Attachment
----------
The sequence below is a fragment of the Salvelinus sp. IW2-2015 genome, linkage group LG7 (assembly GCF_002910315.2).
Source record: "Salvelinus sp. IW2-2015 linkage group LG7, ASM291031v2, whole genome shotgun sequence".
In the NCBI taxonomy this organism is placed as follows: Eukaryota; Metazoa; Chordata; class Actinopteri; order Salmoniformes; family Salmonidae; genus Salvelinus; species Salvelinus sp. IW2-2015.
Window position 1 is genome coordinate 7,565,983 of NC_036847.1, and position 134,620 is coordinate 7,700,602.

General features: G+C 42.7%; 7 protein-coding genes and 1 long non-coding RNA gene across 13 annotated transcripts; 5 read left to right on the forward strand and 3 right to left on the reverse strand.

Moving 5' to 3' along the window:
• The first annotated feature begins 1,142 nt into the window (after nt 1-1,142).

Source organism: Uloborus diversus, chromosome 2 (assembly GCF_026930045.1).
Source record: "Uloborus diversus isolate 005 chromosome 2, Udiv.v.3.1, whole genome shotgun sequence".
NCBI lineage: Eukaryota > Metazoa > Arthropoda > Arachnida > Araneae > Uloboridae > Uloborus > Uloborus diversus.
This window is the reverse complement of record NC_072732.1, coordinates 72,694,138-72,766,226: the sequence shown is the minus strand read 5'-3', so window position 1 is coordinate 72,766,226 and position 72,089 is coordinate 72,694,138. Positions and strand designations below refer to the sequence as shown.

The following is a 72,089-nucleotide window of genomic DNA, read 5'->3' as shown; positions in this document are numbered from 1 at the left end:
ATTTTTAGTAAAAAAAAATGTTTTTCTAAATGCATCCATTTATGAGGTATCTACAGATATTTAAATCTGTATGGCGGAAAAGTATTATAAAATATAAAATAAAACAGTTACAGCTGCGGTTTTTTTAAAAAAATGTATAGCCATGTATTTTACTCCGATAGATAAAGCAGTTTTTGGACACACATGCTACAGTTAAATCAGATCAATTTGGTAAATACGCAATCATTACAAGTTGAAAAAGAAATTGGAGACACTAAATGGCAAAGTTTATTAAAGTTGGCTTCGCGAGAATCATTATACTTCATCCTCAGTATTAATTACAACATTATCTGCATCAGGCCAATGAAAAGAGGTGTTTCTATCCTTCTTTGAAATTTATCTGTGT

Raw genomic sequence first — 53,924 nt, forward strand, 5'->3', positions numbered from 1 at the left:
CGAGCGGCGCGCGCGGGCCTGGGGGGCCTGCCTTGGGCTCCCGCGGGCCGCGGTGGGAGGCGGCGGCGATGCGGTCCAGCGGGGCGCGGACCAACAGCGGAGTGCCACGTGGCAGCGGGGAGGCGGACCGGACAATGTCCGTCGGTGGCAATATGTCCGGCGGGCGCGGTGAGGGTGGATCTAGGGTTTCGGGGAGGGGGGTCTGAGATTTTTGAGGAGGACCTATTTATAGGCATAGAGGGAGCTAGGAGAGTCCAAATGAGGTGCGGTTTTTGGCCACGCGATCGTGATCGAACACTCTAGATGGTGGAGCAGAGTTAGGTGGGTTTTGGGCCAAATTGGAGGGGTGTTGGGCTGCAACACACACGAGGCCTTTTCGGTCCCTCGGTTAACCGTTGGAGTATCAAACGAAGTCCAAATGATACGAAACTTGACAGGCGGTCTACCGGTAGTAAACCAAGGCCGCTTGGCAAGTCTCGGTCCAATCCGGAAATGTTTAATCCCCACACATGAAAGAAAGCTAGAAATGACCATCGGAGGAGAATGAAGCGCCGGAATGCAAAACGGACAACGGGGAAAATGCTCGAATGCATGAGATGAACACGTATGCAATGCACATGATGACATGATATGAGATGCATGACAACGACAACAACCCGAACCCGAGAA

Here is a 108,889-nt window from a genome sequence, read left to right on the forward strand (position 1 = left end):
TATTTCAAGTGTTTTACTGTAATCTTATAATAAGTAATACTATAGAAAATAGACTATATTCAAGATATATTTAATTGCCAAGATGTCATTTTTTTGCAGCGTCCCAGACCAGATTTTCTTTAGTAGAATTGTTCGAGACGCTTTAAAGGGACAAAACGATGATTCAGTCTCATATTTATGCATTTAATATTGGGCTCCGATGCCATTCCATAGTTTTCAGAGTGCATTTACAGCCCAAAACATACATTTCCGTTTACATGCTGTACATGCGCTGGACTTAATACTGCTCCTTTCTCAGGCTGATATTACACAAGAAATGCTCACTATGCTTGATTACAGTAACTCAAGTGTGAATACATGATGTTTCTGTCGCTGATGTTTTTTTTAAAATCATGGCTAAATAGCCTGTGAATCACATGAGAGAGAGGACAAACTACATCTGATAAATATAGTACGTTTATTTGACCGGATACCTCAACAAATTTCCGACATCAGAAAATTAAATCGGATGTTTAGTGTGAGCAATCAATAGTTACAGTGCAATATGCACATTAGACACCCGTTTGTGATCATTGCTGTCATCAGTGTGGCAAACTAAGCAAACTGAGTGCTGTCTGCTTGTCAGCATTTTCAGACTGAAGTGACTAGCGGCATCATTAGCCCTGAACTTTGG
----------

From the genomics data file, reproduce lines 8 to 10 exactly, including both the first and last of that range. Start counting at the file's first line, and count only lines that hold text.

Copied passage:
Source organism: Uloborus diversus, chromosome 2 (assembly GCF_026930045.1).
Source record: "Uloborus diversus isolate 005 chromosome 2, Udiv.v.3.1, whole genome shotgun sequence".
NCBI lineage: Eukaryota > Metazoa > Arthropoda > Arachnida > Araneae > Uloboridae > Uloborus > Uloborus diversus.